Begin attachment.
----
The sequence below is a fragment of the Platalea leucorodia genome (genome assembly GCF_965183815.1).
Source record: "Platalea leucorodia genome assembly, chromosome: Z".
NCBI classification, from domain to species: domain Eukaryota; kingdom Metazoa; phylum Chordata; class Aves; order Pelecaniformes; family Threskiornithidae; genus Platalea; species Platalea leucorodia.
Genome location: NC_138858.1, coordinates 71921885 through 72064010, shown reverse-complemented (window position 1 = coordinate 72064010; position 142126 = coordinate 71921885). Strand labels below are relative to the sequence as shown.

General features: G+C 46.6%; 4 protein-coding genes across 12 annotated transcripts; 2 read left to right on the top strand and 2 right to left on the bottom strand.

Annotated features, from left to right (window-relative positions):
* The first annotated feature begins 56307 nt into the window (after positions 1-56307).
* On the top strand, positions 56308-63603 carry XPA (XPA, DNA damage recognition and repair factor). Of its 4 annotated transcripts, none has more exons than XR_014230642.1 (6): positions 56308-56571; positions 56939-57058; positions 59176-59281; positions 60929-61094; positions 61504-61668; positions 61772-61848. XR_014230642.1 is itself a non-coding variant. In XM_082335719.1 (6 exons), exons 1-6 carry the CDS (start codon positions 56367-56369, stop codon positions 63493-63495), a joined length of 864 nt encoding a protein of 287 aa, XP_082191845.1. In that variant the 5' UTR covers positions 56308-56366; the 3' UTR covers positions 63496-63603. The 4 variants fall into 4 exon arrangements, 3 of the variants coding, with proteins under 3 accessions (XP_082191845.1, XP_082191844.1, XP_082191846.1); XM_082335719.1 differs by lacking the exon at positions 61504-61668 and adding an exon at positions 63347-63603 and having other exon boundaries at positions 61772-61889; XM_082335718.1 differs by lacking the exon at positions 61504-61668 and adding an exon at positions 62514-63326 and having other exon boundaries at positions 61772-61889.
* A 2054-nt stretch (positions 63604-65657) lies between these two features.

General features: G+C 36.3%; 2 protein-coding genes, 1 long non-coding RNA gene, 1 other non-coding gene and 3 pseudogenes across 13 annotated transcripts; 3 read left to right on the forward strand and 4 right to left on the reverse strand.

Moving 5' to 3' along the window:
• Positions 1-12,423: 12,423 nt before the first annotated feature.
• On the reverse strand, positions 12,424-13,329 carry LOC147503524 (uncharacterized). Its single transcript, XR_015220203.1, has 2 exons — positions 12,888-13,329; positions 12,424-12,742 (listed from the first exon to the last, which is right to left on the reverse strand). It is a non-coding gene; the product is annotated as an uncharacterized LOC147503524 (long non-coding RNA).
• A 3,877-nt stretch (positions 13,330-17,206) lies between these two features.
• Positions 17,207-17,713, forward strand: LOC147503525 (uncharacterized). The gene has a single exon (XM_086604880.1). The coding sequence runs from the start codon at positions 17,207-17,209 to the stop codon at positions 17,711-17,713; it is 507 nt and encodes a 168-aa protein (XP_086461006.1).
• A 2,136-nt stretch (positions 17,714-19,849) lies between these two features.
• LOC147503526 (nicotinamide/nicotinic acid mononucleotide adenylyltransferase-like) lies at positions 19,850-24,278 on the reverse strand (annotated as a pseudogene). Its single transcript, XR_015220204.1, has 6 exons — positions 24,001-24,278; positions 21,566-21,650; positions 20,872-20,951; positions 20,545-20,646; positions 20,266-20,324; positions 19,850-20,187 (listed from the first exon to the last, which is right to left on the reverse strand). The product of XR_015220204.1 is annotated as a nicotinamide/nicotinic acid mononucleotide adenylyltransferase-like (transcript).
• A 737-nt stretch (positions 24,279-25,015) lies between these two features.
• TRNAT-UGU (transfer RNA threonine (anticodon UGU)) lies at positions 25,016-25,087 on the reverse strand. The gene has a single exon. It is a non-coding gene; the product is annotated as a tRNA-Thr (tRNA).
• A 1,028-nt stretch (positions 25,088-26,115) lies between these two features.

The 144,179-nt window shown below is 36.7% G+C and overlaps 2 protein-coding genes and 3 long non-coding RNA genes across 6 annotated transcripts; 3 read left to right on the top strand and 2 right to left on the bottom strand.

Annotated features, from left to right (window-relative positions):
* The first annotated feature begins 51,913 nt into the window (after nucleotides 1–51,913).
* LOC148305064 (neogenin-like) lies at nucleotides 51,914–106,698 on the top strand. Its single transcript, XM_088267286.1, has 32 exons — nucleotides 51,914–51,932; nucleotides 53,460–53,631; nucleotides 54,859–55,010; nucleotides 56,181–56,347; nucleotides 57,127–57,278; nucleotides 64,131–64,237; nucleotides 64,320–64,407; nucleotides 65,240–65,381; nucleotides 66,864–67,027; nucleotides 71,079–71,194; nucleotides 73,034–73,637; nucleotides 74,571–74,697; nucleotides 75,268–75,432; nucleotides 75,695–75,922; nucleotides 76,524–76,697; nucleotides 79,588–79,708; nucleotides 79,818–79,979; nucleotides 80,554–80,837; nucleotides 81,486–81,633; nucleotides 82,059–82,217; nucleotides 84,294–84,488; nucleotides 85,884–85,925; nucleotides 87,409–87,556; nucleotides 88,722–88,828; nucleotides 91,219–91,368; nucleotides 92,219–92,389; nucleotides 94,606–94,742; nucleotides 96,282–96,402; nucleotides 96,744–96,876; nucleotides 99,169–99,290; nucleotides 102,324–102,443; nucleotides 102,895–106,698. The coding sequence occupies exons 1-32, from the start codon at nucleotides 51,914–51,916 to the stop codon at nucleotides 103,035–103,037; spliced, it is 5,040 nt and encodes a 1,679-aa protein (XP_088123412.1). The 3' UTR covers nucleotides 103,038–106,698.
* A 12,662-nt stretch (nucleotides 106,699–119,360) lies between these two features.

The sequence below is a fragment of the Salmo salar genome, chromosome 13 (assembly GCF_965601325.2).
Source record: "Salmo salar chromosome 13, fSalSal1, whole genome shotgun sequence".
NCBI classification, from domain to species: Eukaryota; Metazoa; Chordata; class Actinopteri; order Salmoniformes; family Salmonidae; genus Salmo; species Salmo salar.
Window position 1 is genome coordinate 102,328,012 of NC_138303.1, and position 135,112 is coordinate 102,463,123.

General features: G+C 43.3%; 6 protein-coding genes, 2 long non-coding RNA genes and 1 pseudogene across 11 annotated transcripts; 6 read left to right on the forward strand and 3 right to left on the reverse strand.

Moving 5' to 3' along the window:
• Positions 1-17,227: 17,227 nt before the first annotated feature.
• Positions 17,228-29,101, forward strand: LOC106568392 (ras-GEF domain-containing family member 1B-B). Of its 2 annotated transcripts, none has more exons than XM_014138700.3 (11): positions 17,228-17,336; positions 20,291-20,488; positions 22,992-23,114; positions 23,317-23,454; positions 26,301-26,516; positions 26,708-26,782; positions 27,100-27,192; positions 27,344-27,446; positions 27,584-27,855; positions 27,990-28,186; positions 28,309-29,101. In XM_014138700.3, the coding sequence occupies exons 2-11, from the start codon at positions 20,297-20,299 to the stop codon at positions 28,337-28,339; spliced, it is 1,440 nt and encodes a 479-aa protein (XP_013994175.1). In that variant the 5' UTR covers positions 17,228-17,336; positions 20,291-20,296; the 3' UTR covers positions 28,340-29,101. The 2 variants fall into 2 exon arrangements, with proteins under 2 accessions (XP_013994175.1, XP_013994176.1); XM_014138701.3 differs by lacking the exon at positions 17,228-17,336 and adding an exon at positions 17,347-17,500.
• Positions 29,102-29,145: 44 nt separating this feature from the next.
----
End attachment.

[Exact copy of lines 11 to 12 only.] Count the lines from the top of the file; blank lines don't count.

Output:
Moving 5' to 3' along the window:
• Positions 1-12,423: 12,423 nt before the first annotated feature.